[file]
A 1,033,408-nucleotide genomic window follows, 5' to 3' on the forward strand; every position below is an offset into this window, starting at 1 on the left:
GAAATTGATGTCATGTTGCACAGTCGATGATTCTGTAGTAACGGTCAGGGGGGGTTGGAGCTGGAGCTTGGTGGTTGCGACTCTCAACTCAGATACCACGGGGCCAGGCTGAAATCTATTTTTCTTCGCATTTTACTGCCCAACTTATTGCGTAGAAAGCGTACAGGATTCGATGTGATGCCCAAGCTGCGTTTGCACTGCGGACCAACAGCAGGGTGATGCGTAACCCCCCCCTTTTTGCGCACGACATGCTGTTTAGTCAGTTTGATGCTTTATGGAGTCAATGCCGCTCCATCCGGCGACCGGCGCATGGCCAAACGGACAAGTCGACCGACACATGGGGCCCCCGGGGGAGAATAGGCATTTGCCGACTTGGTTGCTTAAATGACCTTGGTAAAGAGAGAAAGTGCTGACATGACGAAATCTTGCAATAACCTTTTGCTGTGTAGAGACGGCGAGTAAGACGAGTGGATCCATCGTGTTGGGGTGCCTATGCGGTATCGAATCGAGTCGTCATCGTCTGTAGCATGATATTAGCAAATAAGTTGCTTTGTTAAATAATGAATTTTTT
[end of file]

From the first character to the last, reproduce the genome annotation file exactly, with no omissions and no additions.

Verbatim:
A 1,033,408-nucleotide genomic window follows, 5' to 3' on the forward strand; every position below is an offset into this window, starting at 1 on the left:
GAAATTGATGTCATGTTGCACAGTCGATGATTCTGTAGTAACGGTCAGGGGGGGTTGGAGCTGGAGCTTGGTGGTTGCGACTCTCAACTCAGATACCACGGGGCCAGGCTGAAATCTATTTTTCTTCGCATTTTACTGCCCAACTTATTGCGTAGAAAGCGTACAGGATTCGATGTGATGCCCAAGCTGCGTTTGCACTGCGGACCAACAGCAGGGTGATGCGTAACCCCCCCCTTTTTGCGCACGACATGCTGTTTAGTCAGTTTGATGCTTTATGGAGTCAATGCCGCTCCATCCGGCGACCGGCGCATGGCCAAACGGACAAGTCGACCGACACATGGGGCCCCCGGGGGAGAATAGGCATTTGCCGACTTGGTTGCTTAAATGACCTTGGTAAAGAGAGAAAGTGCTGACATGACGAAATCTTGCAATAACCTTTTGCTGTGTAGAGACGGCGAGTAAGACGAGTGGATCCATCGTGTTGGGGTGCCTATGCGGTATCGAATCGAGTCGTCATCGTCTGTAGCATGATATTAGCAAATAAGTTGCTTTGTTAAATAATGAATTTTTT